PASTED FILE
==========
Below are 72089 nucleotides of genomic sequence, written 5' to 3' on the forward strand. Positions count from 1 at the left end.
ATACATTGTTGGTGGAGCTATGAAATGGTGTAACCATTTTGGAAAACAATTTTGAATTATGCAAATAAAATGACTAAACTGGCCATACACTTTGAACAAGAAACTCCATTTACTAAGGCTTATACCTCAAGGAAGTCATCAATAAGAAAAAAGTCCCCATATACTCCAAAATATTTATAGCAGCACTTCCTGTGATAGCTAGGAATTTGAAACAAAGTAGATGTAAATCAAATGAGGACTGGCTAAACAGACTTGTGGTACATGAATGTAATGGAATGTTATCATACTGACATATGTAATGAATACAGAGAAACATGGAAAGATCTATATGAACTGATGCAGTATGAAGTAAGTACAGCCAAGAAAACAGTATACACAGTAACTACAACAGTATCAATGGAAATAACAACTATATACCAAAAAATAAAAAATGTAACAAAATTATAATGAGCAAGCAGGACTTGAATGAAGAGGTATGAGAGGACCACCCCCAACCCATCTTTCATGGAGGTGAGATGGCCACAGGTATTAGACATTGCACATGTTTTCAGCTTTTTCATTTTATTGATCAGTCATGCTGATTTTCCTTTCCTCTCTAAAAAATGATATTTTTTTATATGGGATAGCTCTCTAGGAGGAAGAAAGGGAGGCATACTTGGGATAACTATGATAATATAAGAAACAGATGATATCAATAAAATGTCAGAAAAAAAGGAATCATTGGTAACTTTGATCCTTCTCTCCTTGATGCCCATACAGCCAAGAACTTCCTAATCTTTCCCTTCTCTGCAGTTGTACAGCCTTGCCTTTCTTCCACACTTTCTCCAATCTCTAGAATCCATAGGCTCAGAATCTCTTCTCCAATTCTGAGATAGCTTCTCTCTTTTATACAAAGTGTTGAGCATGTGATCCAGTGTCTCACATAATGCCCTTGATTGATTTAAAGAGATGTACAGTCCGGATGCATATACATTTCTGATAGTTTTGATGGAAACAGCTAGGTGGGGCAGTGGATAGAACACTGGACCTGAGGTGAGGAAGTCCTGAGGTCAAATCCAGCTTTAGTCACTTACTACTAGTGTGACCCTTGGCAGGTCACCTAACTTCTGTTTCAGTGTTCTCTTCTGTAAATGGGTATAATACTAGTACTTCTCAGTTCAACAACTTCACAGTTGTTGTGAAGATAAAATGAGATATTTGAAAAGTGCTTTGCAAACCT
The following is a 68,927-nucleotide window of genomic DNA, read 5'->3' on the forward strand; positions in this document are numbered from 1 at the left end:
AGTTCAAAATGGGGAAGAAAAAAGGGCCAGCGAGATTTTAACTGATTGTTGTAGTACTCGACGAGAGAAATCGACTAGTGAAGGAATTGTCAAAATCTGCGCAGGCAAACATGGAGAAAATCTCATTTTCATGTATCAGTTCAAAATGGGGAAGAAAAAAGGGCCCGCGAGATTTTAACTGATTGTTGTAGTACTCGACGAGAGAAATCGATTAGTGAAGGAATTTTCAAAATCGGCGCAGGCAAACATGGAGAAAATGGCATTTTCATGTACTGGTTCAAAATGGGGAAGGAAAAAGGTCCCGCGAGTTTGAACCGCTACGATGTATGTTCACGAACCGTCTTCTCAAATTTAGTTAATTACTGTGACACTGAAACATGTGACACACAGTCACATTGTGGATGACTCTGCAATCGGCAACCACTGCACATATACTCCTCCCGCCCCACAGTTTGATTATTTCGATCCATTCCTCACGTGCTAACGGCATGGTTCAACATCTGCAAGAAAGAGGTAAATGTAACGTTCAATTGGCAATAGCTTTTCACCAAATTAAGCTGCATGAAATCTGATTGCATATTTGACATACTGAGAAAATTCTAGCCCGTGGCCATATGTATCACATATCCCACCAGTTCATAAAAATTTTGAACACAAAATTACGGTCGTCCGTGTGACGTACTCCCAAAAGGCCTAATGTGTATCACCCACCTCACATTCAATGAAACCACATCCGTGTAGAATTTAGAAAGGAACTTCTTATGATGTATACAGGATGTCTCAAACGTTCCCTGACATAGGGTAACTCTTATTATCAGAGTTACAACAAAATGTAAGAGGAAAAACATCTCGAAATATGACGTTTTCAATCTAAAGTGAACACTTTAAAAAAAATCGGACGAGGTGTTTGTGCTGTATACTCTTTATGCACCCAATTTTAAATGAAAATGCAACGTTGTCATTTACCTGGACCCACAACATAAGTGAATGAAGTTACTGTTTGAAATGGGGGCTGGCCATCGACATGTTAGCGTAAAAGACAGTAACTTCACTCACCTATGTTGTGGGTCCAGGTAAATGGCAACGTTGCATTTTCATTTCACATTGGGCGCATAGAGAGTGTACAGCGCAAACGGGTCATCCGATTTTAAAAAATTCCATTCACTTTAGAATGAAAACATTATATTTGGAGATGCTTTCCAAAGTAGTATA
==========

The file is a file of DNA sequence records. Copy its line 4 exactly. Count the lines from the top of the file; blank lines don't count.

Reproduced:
AGTTCAAAATGGGGAAGAAAAAAGGGCCAGCGAGATTTTAACTGATTGTTGTAGTACTCGACGAGAGAAATCGACTAGTGAAGGAATTGTCAAAATCTGCGCAGGCAAACATGGAGAAAATCTCATTTTCATGTATCAGTTCAAAATGGGGAAGAAAAAAGGGCCCGCGAGATTTTAACTGATTGTTGTAGTACTCGACGAGAGAAATCGATTAGTGAAGGAATTTTCAAAATCGGCGCAGGCAAACATGGAGAAAATGGCATTTTCATGTACTGGTTCAAAATGGGGAAGGAAAAAGGTCCCGCGAGTTTGAACCGCTACGATGTATGTTCACGAACCGTCTTCTCAAATTTAGTTAATTACTGTGACACTGAAACATGTGACACACAGTCACATTGTGGATGACTCTGCAATCGGCAACCACTGCACATATACTCCTCCCGCCCCACAGTTTGATTATTTCGATCCATTCCTCACGTGCTAACGGCATGGTTCAACATCTGCAAGAAAGAGGTAAATGTAACGTTCAATTGGCAATAGCTTTTCACCAAATTAAGCTGCATGAAATCTGATTGCATATTTGACATACTGAGAAAATTCTAGCCCGTGGCCATATGTATCACATATCCCACCAGTTCATAAAAATTTTGAACACAAAATTACGGTCGTCCGTGTGACGTACTCCCAAAAGGCCTAATGTGTATCACCCACCTCACATTCAATGAAACCACATCCGTGTAGAATTTAGAAAGGAACTTCTTATGATGTATACAGGATGTCTCAAACGTTCCCTGACATAGGGTAACTCTTATTATCAGAGTTACAACAAAATGTAAGAGGAAAAACATCTCGAAATATGACGTTTTCAATCTAAAGTGAACACTTTAAAAAAAATCGGACGAGGTGTTTGTGCTGTATACTCTTTATGCACCCAATTTTAAATGAAAATGCAACGTTGTCATTTACCTGGACCCACAACATAAGTGAATGAAGTTACTGTTTGAAATGGGGGCTGGCCATCGACATGTTAGCGTAAAAGACAGTAACTTCACTCACCTATGTTGTGGGTCCAGGTAAATGGCAACGTTGCATTTTCATTTCACATTGGGCGCATAGAGAGTGTACAGCGCAAACGGGTCATCCGATTTTAAAAAATTCCATTCACTTTAGAATGAAAACATTATATTTGGAGATGCTTTCCAAAGTAGTATA